Heather Barr

Heather Barr is the acting co-director of the Women's Rights Division at Human Rights Watch. She has conducted research in countries including Afghanistan, Bangladesh, Myanmar, Nepal, and Papua New Guinea, on issues including child marriage, girls’ education, violence against women, refugee and prisoners’ rights, and human trafficking. She is currently looking at technology and gender.

She joined Human Rights Watch in 2011 as the Afghanistan researcher, after working for the United Nations in Afghanistan and Burundi. After law school she litigated for discharge planning for prisoners with psychosocial disabilities in New York City, and founded an alternative-to-incarceration program. Before law school, she worked with homeless women. She is a graduate of London School of Economics, Columbia Law School, John Jay College of Criminal Justice, and Seattle Central Community College. You can follow her at @heatherbarr1.

Heather was profiled for ATLAS by Mélissa Cornet. You can read more about Mélissa and her work at the end of the profile.


What drove you to human rights law as a career? And what were your first steps?

I blame punk rock music! Seriously. When I was 14, I got very into music—the Dead Kennedys, Black Flag, Crass, the Clash, the Sex Pistols, etcetera—which was no easy thing when you live in the woods in Alaska, as I did. The music and the zines (I subscribed to Maximum Rock’n’Roll and they mailed it to me—no internet then) were full of big ideas—anti-capitalism, anarchism, corporate greed and inequality and people’s movements and harm the US was causing in other countries. It was a whole new way of looking at the world. Then I left home when I was 15, dropped out of high school and lived on my own. That was pretty hard sometimes and it made me interested in why people are homeless and how homeless people get by. 

After I got my bachelor’s degree (thank you community college!), I got a job working in a New York City shelter for homeless women who had both psychosocial disabilities and substance abuse problems. At first I thought about becoming a social worker, but that job convinced me that the problem was not so much that my clients need to change, but that the welfare, housing and health care systems need to change--and if you want to change the health care, housing and welfare systems, you might need a law degree more than a social work degree.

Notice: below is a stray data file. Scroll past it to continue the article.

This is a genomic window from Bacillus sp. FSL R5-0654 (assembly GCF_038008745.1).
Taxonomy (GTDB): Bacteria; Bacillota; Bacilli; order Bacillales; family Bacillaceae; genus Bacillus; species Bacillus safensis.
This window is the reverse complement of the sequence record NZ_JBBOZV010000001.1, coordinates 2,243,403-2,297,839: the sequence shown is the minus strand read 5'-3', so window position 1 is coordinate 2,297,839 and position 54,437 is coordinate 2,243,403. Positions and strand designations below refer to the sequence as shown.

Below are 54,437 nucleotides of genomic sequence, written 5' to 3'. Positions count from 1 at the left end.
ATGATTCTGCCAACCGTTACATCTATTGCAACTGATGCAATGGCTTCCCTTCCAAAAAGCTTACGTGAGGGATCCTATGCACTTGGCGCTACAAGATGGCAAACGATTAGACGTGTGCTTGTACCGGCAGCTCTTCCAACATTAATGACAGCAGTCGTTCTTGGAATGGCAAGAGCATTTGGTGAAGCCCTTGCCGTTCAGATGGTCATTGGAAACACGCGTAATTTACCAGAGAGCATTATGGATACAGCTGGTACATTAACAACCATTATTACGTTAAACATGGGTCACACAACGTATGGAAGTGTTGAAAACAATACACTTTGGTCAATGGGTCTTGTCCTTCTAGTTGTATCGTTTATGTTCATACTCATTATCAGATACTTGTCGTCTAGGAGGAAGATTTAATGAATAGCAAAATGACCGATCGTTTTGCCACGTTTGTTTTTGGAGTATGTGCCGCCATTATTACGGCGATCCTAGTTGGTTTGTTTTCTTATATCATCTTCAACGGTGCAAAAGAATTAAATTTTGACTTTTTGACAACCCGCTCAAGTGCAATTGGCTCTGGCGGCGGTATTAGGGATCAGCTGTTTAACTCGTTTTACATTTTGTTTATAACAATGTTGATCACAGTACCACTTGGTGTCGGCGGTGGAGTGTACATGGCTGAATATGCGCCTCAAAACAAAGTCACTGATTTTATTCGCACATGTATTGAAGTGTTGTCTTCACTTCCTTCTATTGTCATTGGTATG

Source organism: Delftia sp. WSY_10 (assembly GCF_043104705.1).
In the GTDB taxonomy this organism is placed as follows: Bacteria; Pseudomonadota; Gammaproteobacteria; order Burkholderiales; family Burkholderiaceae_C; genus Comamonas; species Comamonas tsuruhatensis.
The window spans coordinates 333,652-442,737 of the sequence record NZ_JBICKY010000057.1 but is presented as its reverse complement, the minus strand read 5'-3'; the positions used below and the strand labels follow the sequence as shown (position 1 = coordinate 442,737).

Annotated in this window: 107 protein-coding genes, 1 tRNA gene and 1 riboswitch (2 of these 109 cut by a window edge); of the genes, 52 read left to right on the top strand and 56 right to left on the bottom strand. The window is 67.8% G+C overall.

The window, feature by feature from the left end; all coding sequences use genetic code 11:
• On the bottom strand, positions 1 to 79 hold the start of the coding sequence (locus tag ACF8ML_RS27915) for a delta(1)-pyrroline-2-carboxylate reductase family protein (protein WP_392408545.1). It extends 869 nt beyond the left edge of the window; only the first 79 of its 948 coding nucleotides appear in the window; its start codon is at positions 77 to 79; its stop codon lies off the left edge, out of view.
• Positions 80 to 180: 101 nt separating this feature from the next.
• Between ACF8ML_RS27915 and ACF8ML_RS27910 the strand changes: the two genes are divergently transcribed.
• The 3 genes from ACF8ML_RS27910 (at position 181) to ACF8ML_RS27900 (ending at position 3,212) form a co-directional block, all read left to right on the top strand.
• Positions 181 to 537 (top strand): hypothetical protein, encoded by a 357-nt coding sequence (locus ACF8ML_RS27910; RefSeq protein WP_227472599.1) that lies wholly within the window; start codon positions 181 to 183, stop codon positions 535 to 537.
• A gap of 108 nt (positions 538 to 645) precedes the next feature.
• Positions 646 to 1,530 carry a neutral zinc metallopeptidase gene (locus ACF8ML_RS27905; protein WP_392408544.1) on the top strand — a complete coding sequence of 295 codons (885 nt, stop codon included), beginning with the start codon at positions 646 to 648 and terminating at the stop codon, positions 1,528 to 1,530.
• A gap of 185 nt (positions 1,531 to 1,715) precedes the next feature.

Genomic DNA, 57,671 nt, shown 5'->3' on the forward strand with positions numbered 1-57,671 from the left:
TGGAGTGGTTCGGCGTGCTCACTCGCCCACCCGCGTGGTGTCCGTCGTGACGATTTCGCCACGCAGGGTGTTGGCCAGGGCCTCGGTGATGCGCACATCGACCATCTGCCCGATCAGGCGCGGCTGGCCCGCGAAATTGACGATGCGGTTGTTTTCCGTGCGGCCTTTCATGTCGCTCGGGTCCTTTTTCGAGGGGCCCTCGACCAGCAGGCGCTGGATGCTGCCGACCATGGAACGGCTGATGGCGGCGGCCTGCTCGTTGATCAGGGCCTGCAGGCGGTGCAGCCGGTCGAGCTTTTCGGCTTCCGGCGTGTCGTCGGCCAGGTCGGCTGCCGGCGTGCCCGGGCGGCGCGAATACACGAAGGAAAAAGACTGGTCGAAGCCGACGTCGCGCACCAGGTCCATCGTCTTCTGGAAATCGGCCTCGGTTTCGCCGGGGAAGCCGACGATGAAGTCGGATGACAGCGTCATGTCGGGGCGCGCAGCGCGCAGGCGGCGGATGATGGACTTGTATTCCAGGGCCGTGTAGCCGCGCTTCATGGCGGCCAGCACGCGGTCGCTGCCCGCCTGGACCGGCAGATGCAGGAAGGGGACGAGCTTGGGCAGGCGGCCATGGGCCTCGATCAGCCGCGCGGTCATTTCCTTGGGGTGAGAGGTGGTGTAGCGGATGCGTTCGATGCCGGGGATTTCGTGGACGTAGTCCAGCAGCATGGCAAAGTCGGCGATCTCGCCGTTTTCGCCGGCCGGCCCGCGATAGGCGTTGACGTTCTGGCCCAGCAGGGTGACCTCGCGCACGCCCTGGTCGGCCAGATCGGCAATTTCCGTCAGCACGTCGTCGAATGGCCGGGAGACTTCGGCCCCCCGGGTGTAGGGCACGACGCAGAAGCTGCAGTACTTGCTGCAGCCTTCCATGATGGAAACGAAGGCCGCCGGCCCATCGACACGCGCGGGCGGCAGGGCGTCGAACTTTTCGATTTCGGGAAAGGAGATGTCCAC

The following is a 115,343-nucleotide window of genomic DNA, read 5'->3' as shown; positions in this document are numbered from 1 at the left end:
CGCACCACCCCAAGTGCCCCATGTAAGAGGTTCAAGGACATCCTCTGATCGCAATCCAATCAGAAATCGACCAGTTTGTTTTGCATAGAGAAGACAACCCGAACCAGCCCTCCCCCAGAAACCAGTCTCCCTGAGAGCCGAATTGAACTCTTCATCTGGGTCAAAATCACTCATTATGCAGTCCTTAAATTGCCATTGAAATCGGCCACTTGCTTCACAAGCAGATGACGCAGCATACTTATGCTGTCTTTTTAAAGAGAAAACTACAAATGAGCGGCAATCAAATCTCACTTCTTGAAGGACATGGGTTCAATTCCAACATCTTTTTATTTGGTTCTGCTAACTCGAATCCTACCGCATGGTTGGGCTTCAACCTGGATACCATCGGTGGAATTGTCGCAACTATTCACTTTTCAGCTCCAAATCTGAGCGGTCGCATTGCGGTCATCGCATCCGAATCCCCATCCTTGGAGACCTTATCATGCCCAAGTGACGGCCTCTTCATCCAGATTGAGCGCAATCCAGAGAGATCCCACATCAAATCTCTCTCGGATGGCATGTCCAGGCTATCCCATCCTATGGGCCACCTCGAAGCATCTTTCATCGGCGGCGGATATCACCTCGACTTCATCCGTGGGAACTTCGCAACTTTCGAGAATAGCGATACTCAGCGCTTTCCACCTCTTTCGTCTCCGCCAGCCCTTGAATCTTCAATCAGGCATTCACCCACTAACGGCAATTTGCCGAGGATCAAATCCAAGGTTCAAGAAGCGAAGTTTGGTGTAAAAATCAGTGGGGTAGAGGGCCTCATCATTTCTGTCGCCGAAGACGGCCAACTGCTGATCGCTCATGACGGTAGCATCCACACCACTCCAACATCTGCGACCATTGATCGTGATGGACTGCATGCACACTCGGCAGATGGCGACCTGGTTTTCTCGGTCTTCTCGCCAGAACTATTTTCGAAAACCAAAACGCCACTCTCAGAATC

There was one moment that crystallized it. I was in a terrible welfare office in NYC where you had to go to file initial applications, with a client whose English was not great and who had severe disabilities. We waited for hours, and finally she was called--only for the clerk to say she had the wrong document and could not apply. My client didn't understand what was happening, and I stuck my face in the window and asked what was going on. The worker responded: ‘I’m not talking to you, I’m talking to her. Who are you--her lawyer?’ Hell yeah, I thought. And I went to law school.

I only went to law school because I was interested in human rights. I think I would have skipped being a lawyer before taking a corporate law job. But it was tough. I wanted to be a public defender but New York Mayor Giuliani had slashed their funding and there was no hiring that year. I applied for lots of fellowships and didn’t get any. They were very competitive and I was rough around the edges and wanted to work with prisoners, which was not attractive to most fellowship programs.